Sir John Denham

James Granger, in Biographical History of England (1769; 1824) 5:246.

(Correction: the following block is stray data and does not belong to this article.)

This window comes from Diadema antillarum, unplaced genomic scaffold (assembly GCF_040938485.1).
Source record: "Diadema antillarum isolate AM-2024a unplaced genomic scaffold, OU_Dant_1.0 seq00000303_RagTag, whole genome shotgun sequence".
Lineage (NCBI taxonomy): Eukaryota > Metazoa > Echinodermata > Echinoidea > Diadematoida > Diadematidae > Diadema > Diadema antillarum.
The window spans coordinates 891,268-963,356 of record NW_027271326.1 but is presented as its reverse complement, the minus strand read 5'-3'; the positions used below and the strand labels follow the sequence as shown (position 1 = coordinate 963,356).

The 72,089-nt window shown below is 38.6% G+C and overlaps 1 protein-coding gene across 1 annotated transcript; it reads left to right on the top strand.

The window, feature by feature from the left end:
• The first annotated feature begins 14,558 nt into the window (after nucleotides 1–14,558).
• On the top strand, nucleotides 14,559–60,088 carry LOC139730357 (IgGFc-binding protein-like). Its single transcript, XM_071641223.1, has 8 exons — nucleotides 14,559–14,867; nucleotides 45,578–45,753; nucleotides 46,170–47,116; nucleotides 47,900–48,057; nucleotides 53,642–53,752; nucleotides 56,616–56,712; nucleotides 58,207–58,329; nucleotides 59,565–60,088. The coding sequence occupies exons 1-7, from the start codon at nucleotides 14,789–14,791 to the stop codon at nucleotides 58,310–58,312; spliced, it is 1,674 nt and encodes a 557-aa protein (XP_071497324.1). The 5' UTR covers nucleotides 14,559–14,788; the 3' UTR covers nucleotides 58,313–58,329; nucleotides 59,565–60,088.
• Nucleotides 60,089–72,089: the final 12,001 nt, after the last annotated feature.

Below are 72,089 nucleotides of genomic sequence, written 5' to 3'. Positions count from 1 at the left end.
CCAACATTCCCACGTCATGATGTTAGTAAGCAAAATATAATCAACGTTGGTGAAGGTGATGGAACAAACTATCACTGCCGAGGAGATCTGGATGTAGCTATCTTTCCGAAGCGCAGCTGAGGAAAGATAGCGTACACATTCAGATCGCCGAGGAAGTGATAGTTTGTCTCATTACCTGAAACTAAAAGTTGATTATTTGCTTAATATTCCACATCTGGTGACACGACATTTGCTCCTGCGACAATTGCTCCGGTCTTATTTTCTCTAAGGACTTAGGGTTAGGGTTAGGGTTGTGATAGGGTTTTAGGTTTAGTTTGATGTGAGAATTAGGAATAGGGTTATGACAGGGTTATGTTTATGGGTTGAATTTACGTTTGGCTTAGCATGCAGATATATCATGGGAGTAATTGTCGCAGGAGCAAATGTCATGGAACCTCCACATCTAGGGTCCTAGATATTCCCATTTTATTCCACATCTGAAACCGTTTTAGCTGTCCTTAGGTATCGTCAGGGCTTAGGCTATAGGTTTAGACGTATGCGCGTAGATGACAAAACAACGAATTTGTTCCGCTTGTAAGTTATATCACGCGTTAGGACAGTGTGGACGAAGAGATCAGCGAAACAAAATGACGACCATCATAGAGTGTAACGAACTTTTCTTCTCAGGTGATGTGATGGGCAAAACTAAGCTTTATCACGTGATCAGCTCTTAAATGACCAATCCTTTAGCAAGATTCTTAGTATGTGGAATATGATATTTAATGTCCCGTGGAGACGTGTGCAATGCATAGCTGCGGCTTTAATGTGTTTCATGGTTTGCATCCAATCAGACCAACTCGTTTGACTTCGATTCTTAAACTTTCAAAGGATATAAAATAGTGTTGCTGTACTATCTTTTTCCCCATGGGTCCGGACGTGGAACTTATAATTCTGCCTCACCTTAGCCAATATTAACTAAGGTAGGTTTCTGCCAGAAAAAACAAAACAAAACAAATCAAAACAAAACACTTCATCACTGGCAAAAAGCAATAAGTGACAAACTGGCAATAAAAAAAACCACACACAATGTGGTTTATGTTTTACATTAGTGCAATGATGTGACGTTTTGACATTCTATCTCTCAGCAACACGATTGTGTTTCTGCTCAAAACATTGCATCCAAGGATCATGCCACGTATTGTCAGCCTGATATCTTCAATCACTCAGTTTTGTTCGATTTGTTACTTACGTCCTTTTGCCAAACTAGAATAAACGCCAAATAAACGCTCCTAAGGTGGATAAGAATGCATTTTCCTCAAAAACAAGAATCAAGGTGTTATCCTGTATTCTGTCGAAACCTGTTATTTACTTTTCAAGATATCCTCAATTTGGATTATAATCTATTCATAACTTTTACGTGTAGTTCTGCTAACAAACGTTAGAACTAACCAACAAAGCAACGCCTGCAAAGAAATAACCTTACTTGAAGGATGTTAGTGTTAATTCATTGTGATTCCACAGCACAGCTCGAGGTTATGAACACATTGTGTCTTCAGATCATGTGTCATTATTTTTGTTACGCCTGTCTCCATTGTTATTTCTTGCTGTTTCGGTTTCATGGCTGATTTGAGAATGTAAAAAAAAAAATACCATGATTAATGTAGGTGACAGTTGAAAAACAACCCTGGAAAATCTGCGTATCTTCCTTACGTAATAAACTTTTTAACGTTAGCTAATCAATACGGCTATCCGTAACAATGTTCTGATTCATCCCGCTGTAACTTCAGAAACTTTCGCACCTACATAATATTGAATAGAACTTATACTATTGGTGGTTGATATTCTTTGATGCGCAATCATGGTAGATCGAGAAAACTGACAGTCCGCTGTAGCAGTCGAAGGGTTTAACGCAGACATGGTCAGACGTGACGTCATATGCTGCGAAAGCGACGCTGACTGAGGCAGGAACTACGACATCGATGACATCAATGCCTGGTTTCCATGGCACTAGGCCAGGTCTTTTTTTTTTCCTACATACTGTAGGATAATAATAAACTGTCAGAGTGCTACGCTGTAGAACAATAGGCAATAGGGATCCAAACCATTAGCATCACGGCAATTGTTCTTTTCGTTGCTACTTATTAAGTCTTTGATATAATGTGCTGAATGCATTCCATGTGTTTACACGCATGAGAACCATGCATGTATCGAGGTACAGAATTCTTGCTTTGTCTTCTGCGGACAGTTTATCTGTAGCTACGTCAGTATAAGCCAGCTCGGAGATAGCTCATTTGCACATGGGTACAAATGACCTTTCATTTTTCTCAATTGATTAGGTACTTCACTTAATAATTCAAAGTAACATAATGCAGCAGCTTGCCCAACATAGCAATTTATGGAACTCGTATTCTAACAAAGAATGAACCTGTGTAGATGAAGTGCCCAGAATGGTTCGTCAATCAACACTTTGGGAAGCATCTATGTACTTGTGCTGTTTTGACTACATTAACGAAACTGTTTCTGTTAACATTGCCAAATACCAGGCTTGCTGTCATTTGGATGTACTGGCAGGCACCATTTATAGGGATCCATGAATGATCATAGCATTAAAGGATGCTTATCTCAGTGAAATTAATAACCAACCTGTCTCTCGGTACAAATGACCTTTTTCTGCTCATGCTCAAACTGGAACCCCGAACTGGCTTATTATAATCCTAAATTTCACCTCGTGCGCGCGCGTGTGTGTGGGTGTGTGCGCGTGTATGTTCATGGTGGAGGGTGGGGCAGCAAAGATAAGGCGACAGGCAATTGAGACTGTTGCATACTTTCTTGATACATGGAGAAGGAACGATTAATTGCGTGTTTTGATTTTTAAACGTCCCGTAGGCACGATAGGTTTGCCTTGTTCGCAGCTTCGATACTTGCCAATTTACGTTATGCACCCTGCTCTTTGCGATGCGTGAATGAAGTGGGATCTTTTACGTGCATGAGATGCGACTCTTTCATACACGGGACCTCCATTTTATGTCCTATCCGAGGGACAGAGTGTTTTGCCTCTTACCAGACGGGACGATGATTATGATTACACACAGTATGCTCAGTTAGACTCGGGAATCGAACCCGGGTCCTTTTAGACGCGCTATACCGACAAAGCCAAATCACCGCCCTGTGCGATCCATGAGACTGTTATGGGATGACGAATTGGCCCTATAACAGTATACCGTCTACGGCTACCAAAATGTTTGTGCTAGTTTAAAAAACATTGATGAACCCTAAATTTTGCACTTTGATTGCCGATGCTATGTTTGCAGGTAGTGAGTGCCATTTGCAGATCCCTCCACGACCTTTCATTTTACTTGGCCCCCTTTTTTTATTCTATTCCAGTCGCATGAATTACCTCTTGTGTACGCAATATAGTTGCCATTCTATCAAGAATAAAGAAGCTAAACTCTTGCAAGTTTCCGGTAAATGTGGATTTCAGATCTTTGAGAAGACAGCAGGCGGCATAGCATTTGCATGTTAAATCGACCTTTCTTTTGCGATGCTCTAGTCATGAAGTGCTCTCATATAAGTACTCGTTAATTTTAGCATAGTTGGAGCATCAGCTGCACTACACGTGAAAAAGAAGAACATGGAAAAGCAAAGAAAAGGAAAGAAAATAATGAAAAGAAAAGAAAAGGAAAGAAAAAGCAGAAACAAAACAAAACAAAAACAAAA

Sir John Denham, the only son of Sir John Denham, of Little Horsley, in Essex, was born in Dublin, in the year 1615, where his father was chief baron of the Exchequer, and one of the lords justices of Ireland. He was early sent to Oxford for education, but was more addicted to cards and dice than to study. He afterward removed to Lincoln's Inn, where he studied the common law with sufficient appearance of application; yet did not lose his propensity for gambling; and in consequence was very often plundered by sharpers. After his father's decease he lost several thousand pounds. He was made governor of Farnham Castle for the king, which he soon resigned, and returned to Oxford, where, in 1643, he published COOPER'S HILL. He was employed by the royal family, and in 1648 conveyed James, duke of York, into France. At the restoration, he was made surveyor of the king's buildings, and dignified with the order of the Bath. Ob. 1668.